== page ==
13.0470 CORRECTED announcement of the Colloquium

From: Humanist Discussion Group (willard@lists.village.virginia.edu)
Date: Tue Mar 07 2000 - 20:52:03 CUT

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                   Humanist Discussion Group, Vol. 13, No. 470.
           Centre for Computing in the Humanities, King's College London

             Date: Tue, 07 Mar 2000 18:11:25 +0000
             From: Willard McCarty <willard.mccarty@kcl.ac.uk>
             Subject: CORRECTED announcement of the Colloquium

    Following is a corrected version of the announcement for the colloquium
    I've organised. Mea maxima culpa for setting back the universal clock one
    year! Many thanks to Dr Donald Weinshank for pointing out the error.


    Humanities computing: formal methods, experimental practice

    King's College London
    Blackwell Room (Department of Music)
    13 May 1999

    This one-day colloquium centres on the question of how we might best
    conceptualise the application of computing to the humanities. Because, as
    in the sciences, computing humanists use equipment to study data, the
    colloquium asks where among the sciences we might look for the most helpful
    models. Is humanities computing more like a theoretical or an experimental

    If its end is articulation of stable formal methods, through algorithms and
    structures in metadata, then perhaps humanities computing is potentially
    akin to computer science at its theoretical end, offering us eventually
    what we might call a 'calculus for the arts and letters'. If, however, it
    is a pragmatic, heuristic practice, sometimes working with but not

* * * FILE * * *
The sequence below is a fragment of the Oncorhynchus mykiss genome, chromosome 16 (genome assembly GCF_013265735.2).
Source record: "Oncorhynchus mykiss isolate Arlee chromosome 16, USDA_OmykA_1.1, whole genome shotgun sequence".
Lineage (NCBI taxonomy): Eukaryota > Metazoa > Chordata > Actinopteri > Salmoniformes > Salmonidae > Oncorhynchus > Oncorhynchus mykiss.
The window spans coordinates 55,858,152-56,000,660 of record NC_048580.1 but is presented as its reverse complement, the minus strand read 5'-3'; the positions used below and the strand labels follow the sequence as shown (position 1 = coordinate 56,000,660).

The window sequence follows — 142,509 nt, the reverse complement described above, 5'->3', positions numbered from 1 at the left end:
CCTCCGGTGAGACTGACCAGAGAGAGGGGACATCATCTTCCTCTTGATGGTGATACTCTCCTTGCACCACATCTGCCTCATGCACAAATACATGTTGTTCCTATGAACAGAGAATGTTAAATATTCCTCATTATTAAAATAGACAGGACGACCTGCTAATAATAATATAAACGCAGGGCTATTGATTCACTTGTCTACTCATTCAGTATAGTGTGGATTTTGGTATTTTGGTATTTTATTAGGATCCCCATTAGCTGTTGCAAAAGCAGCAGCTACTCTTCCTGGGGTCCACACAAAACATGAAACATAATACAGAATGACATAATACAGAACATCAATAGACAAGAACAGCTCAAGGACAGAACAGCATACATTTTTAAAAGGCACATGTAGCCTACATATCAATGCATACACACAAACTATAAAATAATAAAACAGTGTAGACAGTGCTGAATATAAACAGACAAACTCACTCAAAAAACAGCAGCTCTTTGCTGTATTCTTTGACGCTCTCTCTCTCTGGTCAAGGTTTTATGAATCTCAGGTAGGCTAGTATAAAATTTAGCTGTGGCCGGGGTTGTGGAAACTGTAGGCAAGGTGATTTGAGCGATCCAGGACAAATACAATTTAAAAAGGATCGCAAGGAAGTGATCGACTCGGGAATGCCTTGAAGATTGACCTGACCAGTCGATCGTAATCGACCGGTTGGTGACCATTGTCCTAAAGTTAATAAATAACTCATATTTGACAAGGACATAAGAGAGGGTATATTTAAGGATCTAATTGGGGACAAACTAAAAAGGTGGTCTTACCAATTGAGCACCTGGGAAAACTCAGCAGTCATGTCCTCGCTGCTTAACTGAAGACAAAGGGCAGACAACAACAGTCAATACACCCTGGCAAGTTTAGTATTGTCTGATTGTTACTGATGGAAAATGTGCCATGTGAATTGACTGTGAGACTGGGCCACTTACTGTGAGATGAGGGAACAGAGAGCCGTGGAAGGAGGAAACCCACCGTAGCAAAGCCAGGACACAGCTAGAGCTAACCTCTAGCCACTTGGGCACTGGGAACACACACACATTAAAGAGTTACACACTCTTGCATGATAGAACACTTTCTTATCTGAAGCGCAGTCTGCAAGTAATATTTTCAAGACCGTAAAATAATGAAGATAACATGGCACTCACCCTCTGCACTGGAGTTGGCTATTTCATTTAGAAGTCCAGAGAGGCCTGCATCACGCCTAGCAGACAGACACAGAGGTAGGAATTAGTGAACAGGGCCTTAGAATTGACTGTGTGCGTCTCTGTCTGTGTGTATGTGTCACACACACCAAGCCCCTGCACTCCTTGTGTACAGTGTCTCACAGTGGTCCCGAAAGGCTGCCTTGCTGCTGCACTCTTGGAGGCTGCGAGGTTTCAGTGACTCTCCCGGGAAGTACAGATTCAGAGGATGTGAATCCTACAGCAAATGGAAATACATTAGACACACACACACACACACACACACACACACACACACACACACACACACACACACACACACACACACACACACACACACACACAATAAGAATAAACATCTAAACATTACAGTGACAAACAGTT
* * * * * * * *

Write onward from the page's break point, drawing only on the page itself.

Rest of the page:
necessarily dependent on theory, then it would seem more like an
    experimental science as this has come to be undestood in recent years. The
    colloquium brings together a philosopher of science, a sociologist of
    science, a literary critic, a theoretician and philologist and a director
    of a humanities computing research institute to discuss the habits of mind
    and work that we might use to form a coherent picture of the emerging field.

    Participants and titles

    HASOK CHANG, Lecturer in the Philosophy of Science, Department of Science
    and Technology Studies, University College London. "What philosophy tells
    us about experimental science"

    HARRY COLLINS, Distinguished Research Professor and Director, Centre for
    the Study of Knowledge Expertise and Science, University of Cardiff.
    "Formalising humanities or unformalising science?"

    JEROME MCGANN, John Stewart Bryan University Professor, University of
    Virginia. "Dialogue and Interpretation at the Interface of Man and Machine.
    Reflections on Textuality and a Proposal for an Experiment in Machine Reading"

    TITO ORLANDI, Professore Ordinario di Lingua e Letteratura Copta, Direttore
    del Centro Interdipartimentale di Servizio per l'Automazione nelle
    Discipline Umanistiche dell'Universit degli Studi di Roma - La Sapienza.
    "Ideas for a Theoretical Foundation of Humanities Computing"

    JOHN UNSWORTH, Associate Professor of English, Director of the Institute
    for Advanced Technology in the Humanities, University of Virginia.
    "Scholarly Primitives: what methods do humanities researchers have in
    common, and how might our tools reflect this?"

    For schedule and additional information see:
    To register contact:

    - - - - - - - - - - - - - - - - - - - - - - - - - - - - - -
    Dr. Willard McCarty, Senior Lecturer, King's College London
    voice: +44 (0)171 848 2784 fax: +44 (0)171 848 5081
    <Willard.McCarty@kcl.ac.uk> <http://ilex.cc.kcl.ac.uk/wlm/>
    maui gratia

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